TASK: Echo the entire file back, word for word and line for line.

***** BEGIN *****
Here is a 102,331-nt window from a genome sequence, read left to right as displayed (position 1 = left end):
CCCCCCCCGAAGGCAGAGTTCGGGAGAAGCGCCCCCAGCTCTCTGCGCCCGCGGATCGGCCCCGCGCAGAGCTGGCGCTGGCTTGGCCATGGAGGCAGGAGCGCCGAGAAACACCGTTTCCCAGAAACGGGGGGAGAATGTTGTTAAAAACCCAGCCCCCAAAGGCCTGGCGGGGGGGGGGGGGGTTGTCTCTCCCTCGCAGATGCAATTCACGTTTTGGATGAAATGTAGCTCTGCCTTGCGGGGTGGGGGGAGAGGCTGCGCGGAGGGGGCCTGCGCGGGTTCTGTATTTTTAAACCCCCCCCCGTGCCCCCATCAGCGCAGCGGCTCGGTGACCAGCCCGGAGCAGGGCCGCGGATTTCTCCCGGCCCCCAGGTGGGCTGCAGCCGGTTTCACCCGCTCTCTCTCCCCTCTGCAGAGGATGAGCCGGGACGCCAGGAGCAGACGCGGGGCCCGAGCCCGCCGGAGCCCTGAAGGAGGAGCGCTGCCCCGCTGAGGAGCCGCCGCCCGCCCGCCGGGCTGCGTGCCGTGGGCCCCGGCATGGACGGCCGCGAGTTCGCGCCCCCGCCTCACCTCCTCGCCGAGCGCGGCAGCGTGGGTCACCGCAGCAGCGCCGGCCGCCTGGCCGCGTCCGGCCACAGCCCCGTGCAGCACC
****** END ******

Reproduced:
Here is a 102,331-nt window from a genome sequence, read left to right as displayed (position 1 = left end):
CCCCCCCCGAAGGCAGAGTTCGGGAGAAGCGCCCCCAGCTCTCTGCGCCCGCGGATCGGCCCCGCGCAGAGCTGGCGCTGGCTTGGCCATGGAGGCAGGAGCGCCGAGAAACACCGTTTCCCAGAAACGGGGGGAGAATGTTGTTAAAAACCCAGCCCCCAAAGGCCTGGCGGGGGGGGGGGGGGTTGTCTCTCCCTCGCAGATGCAATTCACGTTTTGGATGAAATGTAGCTCTGCCTTGCGGGGTGGGGGGAGAGGCTGCGCGGAGGGGGCCTGCGCGGGTTCTGTATTTTTAAACCCCCCCCCGTGCCCCCATCAGCGCAGCGGCTCGGTGACCAGCCCGGAGCAGGGCCGCGGATTTCTCCCGGCCCCCAGGTGGGCTGCAGCCGGTTTCACCCGCTCTCTCTCCCCTCTGCAGAGGATGAGCCGGGACGCCAGGAGCAGACGCGGGGCCCGAGCCCGCCGGAGCCCTGAAGGAGGAGCGCTGCCCCGCTGAGGAGCCGCCGCCCGCCCGCCGGGCTGCGTGCCGTGGGCCCCGGCATGGACGGCCGCGAGTTCGCGCCCCCGCCTCACCTCCTCGCCGAGCGCGGCAGCGTGGGTCACCGCAGCAGCGCCGGCCGCCTGGCCGCGTCCGGCCACAGCCCCGTGCAGCACC